A review of 2009’s grand challenges can provide useful insights for planning 2010. Although issues were pervasive in many state sectors, their salience is being underscored in a few domains, with a view to outlining possible policy directions that appear plausible for perusal.
By far, the greatest challenge is related to the undermining of internal sovereignty in the settled areas of NWFP and the rapidly fading writ of the government in the Federally Administered Tribal Areas (FATA). Although a military operation appears to have quelled the insurgency in some parts for now, these areas still need to be brought fully under state control; in addition, the largest ever displacement of civilians needs to be rehabilitated and the damaged infrastructure reconstructed. Inextricably linked to this is the growing trend of militancy and acts of terrorism across the country. Dealing with these systemic fault lines is the biggest challenge in 2010.
On the political front, although democracy – defined in terms of popular vote – has now prevailed for over 20 months, some key decisions, relating to separation of powers, critical for democracy to function are still awaited. Ensuring a ‘democratic construct’ of the 18th Amendment to the Constitution will be one of 2010’s grand challenges in addition to amendments relevant to provincial autonomy. Some progress with regard to the latter was evident in 2009 through the amicable decision on the National Finance Commission award. The Balochistan Package – despite rejection by the Baloch nationalists – can also be a step in the right direction if there is a 2010 resolve to build further on it towards granting the provinces the needed autonomy whilst at the same time strengthening the foundations of Pakistan’s federal structure. This has now become an imperative as a counter to separatist movements, which are an additional evolving threat to internal sovereignty. Quantum leaps can be made in 2010, through a political solution to this long-standing question.
The economy faced many challenges in 2009 but did not, fortunately, experience the same disruptions as in the previous year. Pakistan’s entry into the IMF stabilisation program and tightening of monetary policy, led to positive impact on inflation and the IMF tranche helped in building reserves. Some level of fiscal discipline was ingrained, but at the cost of withdrawing subsidies. The grand challenge in 2010 would be to ingrain true fiscal discipline by narrowing the gap between revenues and expenditures. On the one hand this necessitates curtailing expenditures, stopping major bleeds from the fiscal system as in bearing the cost of running non-profitable public sector enterprise and rationalising the cost of running the civil government. On the other hand, this necessitates a move towards sustainable mechanisms of revenue generation. Although the government appears to be introducing the VAT with the latter in view, this indirect tax is not a substitute for widening the tax net and making the taxation system more effective. A challenge for 2010 would be to make substantive headway in the desired directions.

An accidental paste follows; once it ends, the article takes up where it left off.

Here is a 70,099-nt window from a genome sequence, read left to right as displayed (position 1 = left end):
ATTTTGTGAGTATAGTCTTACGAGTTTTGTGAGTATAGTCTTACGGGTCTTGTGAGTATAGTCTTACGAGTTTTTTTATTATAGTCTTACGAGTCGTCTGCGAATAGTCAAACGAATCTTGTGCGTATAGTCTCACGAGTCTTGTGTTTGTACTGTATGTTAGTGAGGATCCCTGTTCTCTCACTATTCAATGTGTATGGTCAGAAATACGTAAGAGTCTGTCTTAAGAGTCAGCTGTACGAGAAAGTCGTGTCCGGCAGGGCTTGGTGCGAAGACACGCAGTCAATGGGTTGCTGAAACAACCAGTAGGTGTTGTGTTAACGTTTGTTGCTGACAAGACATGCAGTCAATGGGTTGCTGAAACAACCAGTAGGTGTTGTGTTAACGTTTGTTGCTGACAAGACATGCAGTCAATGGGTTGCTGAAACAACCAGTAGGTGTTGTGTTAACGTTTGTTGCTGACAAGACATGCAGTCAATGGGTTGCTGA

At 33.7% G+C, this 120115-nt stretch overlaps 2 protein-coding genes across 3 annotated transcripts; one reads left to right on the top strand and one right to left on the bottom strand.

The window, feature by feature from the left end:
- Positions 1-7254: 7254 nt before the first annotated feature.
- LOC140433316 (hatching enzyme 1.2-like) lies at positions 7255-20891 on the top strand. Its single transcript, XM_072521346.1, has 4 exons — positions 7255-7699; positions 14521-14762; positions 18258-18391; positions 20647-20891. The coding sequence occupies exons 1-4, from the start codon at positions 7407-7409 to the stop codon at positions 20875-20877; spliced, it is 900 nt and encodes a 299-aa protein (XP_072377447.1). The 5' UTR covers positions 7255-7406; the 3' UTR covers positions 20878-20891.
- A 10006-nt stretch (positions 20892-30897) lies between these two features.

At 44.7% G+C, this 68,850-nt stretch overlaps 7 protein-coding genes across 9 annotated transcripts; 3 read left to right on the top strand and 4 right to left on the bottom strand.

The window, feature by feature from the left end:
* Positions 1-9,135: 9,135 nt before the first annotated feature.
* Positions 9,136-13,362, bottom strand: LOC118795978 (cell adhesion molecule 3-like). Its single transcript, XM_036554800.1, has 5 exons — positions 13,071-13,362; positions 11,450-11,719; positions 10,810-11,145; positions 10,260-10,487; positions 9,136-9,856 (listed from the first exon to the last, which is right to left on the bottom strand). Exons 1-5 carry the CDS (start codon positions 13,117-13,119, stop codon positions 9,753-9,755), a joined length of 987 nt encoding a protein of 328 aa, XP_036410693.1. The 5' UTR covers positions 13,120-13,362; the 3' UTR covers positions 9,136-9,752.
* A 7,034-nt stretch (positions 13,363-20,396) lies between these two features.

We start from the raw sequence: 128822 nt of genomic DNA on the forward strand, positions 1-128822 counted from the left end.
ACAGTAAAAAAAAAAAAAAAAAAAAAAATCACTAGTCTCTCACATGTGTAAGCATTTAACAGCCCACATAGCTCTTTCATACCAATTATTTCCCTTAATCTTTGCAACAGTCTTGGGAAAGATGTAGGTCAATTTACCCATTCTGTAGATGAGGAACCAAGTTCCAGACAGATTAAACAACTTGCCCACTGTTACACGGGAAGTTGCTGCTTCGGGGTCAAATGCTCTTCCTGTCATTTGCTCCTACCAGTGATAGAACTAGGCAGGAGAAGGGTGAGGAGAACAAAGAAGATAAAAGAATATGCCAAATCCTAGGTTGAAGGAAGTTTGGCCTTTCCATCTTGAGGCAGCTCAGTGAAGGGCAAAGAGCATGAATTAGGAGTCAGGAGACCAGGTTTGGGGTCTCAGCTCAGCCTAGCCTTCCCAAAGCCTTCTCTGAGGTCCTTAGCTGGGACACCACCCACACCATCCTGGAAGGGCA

Fiscal constraints of the 2009/10 budget were in contrast to the expansionary fiscal policy as was evident in the largest ever Public Sector Development Program (PSDP). Ironically, this came after the largest ever cuts in PDSP the previous year on the premise that the gap will be filled with the envisaged forthcoming support from the Friends of Democratic Pakistan. To the best of knowledge in the public domain, pledges made have not been fully realised. Forthcoming aid under the Kerry Lugar legislation will not be a substitute for bridging this gap as most of it will be utilised off-budget. The challenge for 2010 would be to use aid to develop productive assets and build national capacity to mobilise domestic savings and raise domestic revenue so as to mitigate reliance on aid over the long term. However, a bigger challenge in 2010 in the economic realm would be to focus on the fundamentals of economic development and aim for growth and increase in employment rates. Here, many overarching issues, which stand in the way of investments and therefore realising this objective need to be addressed – high interest rates and credit squeeze, both a fall out of a tight monetary policy, poor law and order situation, public policy gaps, issues of governance and crippling power shortages. These result in many impediments for businesses with resulting poor industrial growth, widening trade deficit and a negative spin on employment rates.